Traverse City's answer to “Dancing with the Stars” is back with a new lineup for its sixth season – as well as a plan to expand to other Michigan communities.
Swingshift and the Stars, a charity dance competition founded by High Impact Productions owner Judy Harrison in 2007, pairs local non-profit organizations with community members who dance at monthly live competitions at the City Opera House to raise funds for charity. During each season, held annually September through December, contestants and their instructor partners compete for audience votes – and donations – by performing to a variety of assigned dance genres and songs.
As unveiled by the organization at a gala event Thursday evening, the roster of participating charities, contestants and instructors for the 2013 season includes (in order): the Father Fred Foundation with Rick Summers and Jennifer Howard, Grand Traverse Dyslexia Association with Tammy Ensman and Rodney Woodring, Great Lakes Children's Museum with Lars Kelto and Lauren Harris, Habitat for Humanity with Dan Brady and Maria West, No Unwanted Pets with Jen Klabunde and Danny Brizard, and PEACE Ranch with Juliette Schultz and Cliff Shanoski.
To date, Swingshift and the Stars has raised more than $687,000 for nearly 30 local non-profits. In addition to funds raised at each event – which are managed by Traverse City State Bank and go directly to the involved charities – the series is also focused on raising awareness for its participating causes. Short documentaries are screened at every event to highlight the missions of the involved non-profits.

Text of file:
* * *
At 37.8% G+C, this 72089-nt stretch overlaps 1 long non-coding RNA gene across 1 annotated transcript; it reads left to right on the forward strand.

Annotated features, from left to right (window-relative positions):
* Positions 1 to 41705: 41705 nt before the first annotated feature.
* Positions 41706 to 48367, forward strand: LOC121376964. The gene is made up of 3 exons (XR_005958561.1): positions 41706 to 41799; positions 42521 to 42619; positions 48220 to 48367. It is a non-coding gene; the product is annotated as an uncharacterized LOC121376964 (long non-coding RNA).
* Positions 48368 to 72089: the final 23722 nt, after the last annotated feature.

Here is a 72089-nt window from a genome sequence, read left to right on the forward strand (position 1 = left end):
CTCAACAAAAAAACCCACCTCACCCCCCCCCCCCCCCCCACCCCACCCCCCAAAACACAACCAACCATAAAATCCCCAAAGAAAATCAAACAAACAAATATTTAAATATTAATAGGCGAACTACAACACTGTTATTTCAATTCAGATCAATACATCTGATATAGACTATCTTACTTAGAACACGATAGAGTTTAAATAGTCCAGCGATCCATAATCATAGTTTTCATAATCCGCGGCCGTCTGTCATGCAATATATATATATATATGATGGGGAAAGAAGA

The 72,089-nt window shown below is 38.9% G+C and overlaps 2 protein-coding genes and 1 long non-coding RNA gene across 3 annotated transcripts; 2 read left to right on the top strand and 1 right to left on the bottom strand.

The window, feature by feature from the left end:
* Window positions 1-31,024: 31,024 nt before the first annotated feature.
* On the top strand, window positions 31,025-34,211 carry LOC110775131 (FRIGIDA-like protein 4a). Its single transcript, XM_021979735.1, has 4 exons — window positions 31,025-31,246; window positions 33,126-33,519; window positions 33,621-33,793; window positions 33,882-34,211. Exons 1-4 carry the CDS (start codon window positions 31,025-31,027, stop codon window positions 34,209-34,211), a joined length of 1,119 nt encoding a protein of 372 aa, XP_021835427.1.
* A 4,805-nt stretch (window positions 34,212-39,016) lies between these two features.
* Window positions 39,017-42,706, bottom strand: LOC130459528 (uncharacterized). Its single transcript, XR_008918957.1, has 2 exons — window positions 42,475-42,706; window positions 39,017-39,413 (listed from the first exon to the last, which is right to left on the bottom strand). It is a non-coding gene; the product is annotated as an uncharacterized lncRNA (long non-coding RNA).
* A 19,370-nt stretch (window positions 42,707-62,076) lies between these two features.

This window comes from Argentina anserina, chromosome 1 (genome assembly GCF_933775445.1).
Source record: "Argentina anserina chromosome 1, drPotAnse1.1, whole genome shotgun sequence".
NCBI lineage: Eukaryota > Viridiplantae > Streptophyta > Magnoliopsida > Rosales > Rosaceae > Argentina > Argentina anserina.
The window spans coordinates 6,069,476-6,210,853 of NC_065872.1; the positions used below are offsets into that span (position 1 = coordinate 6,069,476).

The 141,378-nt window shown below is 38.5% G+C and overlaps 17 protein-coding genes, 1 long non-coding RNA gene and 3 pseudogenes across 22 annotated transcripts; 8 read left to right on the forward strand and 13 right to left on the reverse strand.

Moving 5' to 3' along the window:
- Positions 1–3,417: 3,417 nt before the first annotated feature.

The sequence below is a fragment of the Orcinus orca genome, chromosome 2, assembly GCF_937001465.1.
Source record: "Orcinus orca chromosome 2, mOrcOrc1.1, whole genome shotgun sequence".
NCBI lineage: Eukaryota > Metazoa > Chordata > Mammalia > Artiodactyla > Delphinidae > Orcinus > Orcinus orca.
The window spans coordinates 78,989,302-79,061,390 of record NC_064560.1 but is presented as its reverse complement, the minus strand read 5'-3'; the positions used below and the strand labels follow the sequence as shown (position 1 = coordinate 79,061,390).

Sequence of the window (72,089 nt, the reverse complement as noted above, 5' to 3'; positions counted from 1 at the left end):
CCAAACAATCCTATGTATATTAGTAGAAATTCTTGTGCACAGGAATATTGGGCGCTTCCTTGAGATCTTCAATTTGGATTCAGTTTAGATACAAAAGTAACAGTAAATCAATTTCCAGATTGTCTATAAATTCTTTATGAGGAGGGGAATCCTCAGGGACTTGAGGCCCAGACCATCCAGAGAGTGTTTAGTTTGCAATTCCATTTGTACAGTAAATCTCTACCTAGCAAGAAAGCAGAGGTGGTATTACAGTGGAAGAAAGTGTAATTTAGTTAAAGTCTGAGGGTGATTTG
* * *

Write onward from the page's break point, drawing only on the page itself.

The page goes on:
“The competition is fun, but the whole reason we're here is for people to learn about what's going on with these charities in their community,” Harrison says.
A crucial key to success for charities is choosing contestants who “have a good support system behind them, who have fun and who you wouldn't always expect to see dancing,” says Harrison. She points to 2012 contestant Homer Nye – a well-respected, retired Traverse City pastor – as an example of a participant who surprised audiences and became a crowd favorite.
This year's lineup also boasts a diverse array of professional backgrounds among its contestants. John Noonan, executive director at the Great Lakes Children's Museum, said he chose Traverse City-based technology consultant Lars Kelto as his representative “because he's one of the most involved parents at the museum...he brings his daughter in every week and understands our (mission).” Habitat for Humanity found a natural industry fit in local painting and restoration expert Dan Brady.
The success of Swingshift in TC might prove contagious. Harrison is partnering with Livonia-based business partners Jim McColgan and Ron Beebe – owners of Awrey's Bakery, the marquee sponsor of Swingshift and the Stars in 2013 – to bring an iteration of the series to the Great Lakes Bay Region (including Bay City, Saginaw and Midland) in early 2014. Beebe cites his impression of the organization as an “honorable group making a difference in people's lives” as a reason he wanted to help bring the event to his community.
"I feel sorry for anyone who isn't involved with them," he says, with a chuckle. "They're a fine, fine organization."
Harrison says the series will still continue each year in Traverse City, but that the Bay Region – and other potential communities down the road – offer Swingshift and the Stars the opportunity to expand its scope and maximize its impact.
“We'd like this to be a far-reaching (organization),” she says. “This is just the beginning for us.”
For more information on Swingshift, visit www.swingshiftandthestars.com.